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Tuesday, 28 October 1997
Page: 8254

Senator MURRAY(6.13 p.m.) —I move:

(1)   Clause 3, page 2 (lines 3 and 4), omit subclause (2), substitute:

   (2)   Parts 7 and 8 of the Charter of Budget Honesty create rights and duties that are enforceable in judicial or other proceedings.

The issue of enforceability of the bill as a whole has been decided upon but I move this amendment as an alternative to that proposed by the Democrats in the first instance. I particularly look forward to Senator Margetts's response since she had a view of the bill as a whole which might not extend to parts 7 and 8 of the bill, which are affected by this amendment.

I hope the opposition will understand this to be an amendment that takes account of and accords with some of the concerns expressed by the coalition and various sides of the house in the earlier debate. The amendment will have the effect of making pre-election reports on the fiscal and economic outlook and policy costings enforceable in judicial and other proceedings. At the moment, under the current legislation, the non-publication of these reports and costings could not be subject to judicial or similar proceedings. Unlike the other parts to this bill, parts 7 and 8, which are proposed to be enforceable under this amendment, are clearly separate from any executive power of the Commonwealth to follow whatever fiscal strategy it deems necessary.

What the coalition have been saying, in their earlier arguments against making the bill as a whole enforceable, is that that would make very difficult their ability to have a flexible approach—and I am paraphrasing my interpretation of what you said—in terms of overall fiscal strategy. What I am proposing with this amendment is that only the fiscal reporting requirements and pre-election costings aspects of the bill be made enforceable in judicial or other proceedings. If you return to the bill, those are the sections covered from pages 17 to 24.

Parts 7 and 8 do not impact on the discretion of the executive government, in caretaker mode, to run the national economy. One of the government's strong arguments for not making the bill as a whole enforceable, as it is in New Zealand, was that they felt that their discretion would be improperly interfered with. I do not accept that argument, but I accept that I lost the vote in the Senate. I am now attending to areas where the bureaucrats and others are obliged to perform in terms of this bill.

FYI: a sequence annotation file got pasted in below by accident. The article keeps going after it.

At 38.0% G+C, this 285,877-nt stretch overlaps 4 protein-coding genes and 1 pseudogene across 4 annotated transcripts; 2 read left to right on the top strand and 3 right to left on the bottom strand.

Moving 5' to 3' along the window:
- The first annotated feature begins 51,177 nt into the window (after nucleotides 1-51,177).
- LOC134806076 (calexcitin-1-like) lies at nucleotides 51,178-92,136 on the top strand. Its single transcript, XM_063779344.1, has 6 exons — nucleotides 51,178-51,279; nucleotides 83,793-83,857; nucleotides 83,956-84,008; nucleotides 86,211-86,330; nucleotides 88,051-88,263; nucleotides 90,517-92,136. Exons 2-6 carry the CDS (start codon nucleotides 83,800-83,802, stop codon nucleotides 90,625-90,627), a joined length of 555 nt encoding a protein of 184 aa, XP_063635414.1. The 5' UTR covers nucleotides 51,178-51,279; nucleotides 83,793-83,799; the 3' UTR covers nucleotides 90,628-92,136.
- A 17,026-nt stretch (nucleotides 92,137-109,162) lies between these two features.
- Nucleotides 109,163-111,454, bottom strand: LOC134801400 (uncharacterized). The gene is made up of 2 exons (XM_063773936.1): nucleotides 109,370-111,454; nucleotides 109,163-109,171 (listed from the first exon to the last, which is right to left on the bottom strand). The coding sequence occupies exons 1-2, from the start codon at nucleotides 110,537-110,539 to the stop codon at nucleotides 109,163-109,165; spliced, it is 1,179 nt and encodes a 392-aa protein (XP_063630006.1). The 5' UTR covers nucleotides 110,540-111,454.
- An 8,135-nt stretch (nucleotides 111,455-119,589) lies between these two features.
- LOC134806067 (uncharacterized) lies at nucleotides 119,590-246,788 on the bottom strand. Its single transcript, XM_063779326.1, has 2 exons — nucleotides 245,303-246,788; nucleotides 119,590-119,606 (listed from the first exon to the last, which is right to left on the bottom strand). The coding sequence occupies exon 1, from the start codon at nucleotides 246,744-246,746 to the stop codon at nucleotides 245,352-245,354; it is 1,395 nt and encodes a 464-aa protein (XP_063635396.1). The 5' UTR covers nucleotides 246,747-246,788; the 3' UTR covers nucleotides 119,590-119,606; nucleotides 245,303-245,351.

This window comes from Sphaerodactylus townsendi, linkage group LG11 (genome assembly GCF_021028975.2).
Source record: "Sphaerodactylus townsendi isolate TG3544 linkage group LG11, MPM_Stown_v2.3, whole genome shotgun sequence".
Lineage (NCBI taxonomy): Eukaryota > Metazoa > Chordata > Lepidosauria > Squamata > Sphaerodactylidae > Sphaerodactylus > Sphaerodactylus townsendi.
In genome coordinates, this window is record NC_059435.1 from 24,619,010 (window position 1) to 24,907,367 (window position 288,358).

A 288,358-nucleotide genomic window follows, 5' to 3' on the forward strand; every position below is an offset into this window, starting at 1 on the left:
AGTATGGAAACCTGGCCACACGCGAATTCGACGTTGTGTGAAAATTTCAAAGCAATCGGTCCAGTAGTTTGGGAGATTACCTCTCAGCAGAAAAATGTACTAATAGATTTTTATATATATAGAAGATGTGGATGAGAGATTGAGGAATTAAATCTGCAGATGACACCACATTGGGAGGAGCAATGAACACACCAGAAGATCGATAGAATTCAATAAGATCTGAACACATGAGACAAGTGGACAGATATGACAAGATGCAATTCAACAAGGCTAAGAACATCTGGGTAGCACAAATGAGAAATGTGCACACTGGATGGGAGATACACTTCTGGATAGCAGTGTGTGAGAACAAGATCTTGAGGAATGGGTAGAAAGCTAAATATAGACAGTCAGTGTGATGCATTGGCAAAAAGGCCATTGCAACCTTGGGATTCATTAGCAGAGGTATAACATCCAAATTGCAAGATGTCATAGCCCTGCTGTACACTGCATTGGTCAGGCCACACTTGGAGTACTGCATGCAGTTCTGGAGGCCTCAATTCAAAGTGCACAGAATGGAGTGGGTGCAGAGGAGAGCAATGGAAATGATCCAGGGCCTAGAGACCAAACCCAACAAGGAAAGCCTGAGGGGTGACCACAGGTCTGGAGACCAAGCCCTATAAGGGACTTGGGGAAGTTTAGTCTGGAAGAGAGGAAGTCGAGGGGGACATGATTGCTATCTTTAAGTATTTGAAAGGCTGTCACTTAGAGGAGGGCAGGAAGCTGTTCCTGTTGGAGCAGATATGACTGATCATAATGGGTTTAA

I am not aware—and perhaps the Senate can acquaint me with the possibility—of any bill which is not enforceable. I have never seen one. Maybe there are some but I am certainly not aware of them. This bill is unique.

I would like those sections capable of enforceability to be made so. As it stands, this bill is overly protective of the executive government at the expense of the parliament and the public. By accepting this amendment, in place of the one which I proposed earlier covering the whole bill, the government would be reinforcing its commitment to the electorate to improve fiscal accountability. At the same time, it would not be encroaching, in any way, on the ability and constitutional right and precedent of the executive government to run the national economy as it saw fit.

I challenge the government—I do not hold my breath, because they tend to reject good ideas as well as bad—to take up this opportunity to demonstrate to the Australian electorate just how serious they are about the right of the electorate to be informed about fiscal and economic outlooks and policy costings, so much so that there is the ability for that outlook and policy to be enforceable with regard to pre-election outlooks in part 7 and costing of election commitments in part 8. This is about making sure there is real honesty and real commitment in this bill and about improving the trust of the electorate in government, politicians and the parliament.

I would draw your attention to the areas excluded: part 1, purpose and overview; part 2, interpretation; part 3, principles of sound fiscal management; part 4, fiscal strategy statement; part 5, annual government reporting; and part 6, intergenerational report. Those would remain unenforceable. We believe those are the areas where the government has expressed its need to exercise discretion. Part 7 and part 8 merely relate to the functionality, if you like, of producing the intention of the bill. Accordingly, I commend this amendment to the Senate.